Did you know that Matthew 7:1 is quickly replacing John 3:16 as the most memorized and quoted verse in the Bible? For instance, I am going to make a few statements. Let’s see if you agree with me:

• Homosexuality is a sin. Homosexuals need to repent of this sin in order to be right with God.
• All pre-marital sex is wrong. Two people living together out of wedlock are living in adultery.
• Abortion is murder. Abortion is the killing of a human being, and doctors who perform abortions are (with rare exceptions) guilty of taking innocent human lives.

When these kinds of statements are made, people immediately trot out their favorite verse in the Bible: “Judge not, that ye be not judged.” Then they say something like this: “Who made you my judge?”

That brings up this question: Is it ever right to pass judgment on the actions of others? Be careful how you answer! Let’s look at what Jesus has to say about this vital matter.


A. The word judge means “to pronounce judgment; expression of strong disapproval or harsh criticism.” It refers to “acting the part of a judge; or to passing judgment on the words and deeds of another.”

B. Jesus says “Judge not.” Does this mean that all judgment is wrong? No! The Bible mentions some occasions where Christians are called on to exercise judgment over others.

• 1 Corinthians 5:3-5, 12-23—Here, Paul judges a man guilty of fornication with his father’s wife. He condemns the man and his actions and calls on the church to do the same.
• Matthew 7:6—We are told to judge some people as dogs and swine and as being unworthy of the precious treasures of the Word of God.
• Matthew 18:15-18—Sometimes the church must exercise discipline against a wayward member. 

So, what is Jesus talking about in Matthew 7? The word judge means “to criticize, condemn, censor.” Jesus is talking about looking at people and attempting to judge their motives and their real spiritual condition based on what we see in their lives.

C. The person who sets himself up as the judge of others will himself face judgment someday. The critic forgets that he will also face God in judgment (Rom. 14:12; 2 Cor. 5:10). Next time you think about judging another person, consider these verses: James 3:1, 2; 2:13; Luke 6:37, 38. When you judge another person, you will eventually reap what you sow (Gal. 6:7). 

D. Here is the bottom line: We have no right to judge and criticize the lives of those around us. I say this for several reasons:

1. Don’t criticize because you don’t know all the facts.

2. Don’t criticize because we all fail God and sin (1 John 1:8-10).

3. Don’t criticize because you do not know what’s in the other person’s heart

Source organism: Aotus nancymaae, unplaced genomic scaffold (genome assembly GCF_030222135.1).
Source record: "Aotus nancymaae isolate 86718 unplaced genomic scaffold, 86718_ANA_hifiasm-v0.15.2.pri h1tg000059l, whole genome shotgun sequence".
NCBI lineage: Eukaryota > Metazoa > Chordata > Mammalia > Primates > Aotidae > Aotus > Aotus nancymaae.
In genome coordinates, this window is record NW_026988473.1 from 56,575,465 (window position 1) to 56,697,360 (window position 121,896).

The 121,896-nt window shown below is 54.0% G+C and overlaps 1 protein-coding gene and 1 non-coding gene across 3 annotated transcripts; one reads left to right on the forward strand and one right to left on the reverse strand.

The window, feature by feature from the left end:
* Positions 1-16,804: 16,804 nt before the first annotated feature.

4. Don’t criticize because, when you do, you are attempting to assume the authority of God (Rom. 14:4; James 4:11, 12).

5. Don’t criticize because one day you will face God in judgment yourself (Rom. 14:12).


A. Here, Jesus speaks to the real issue: When we judge another person, we always do so from a warped perspective. Jesus uses the humorous image of a man with a log sticking out of his eye trying to remove a little splinter from another person’s eye. The word mote refers to “a dry twig or a piece of chaff.” The word beam refers to “a load-bearing beam in a house” or a log. Imagine how impossible that would be! 

B. The problem with judging others is that we are often guilty of the same (or worse) sin ourselves (Rom. 2:1). Jesus is saying that the sin of the critic is greater than the sin of the person being judged. When we judge others, we reveal a heart that lacks genuine love for our neighbor (Matt. 22:39). An old poem by G. W. Cooke puts it this way: “There is so much good in the worst of us / And so much bad in the best of us / That it hardly behooves any of us / To talk about the rest of us.”


A. Jesus says that people who judge and criticize others are hypocrites! Then, He offers some valuable counsel to those who fall into this trap from time to time.

B. Jesus tells the would-be judge to first clean up his own life so that he will be in a better position to help his brother. When our own hearts are clean, we are told that we will be able to “see clearly.” 

1. We will see our own hearts more clearly. We will understand that we ourselves are sinners who are prone to fail.

2. We will see God more clearly and better understand that we will stand in judgment before Him someday.

3. We will more clearly see people’s need for love, compassion, and help.

C. When our own hearts have been fixed and our own vision has been cleared up, we will be able to reach out in the right spirit to a fallen brother or a lost sinner. We will not approach them with a spirit of judgment, reproach, and condemnation; rather, we will come to them with a spirit of compassion and restoration. That is the way it should be done (Gal. 6:1-2). 

D. It is not wrong to confront a person with his sin. In fact, it is wrong not to (Lev. 19:17; Prov. 27:5; Matt. 18:15; Luke 17:3). Refusing to confront a person about his or her sin is just as wrong as a doctor refusing to confront a patient about his or her sickness. If you want to understand what Jesus said in Matthew 7:1, you must also understand what He said in John 7:24: “Judge not according to the appearance, but judge righteous judgment.” That says it all! You cannot judge a tree by its leaves, but you can judge a tree by its fruit. You cannot judge a book by its cover, but you can judge a book by its contents. The key is not to judge by appearance.


Let’s follow Jesus’ advice: “Judge not, that you be not judged . . .” (Matt. 7:1).

General Conference Ministerial Association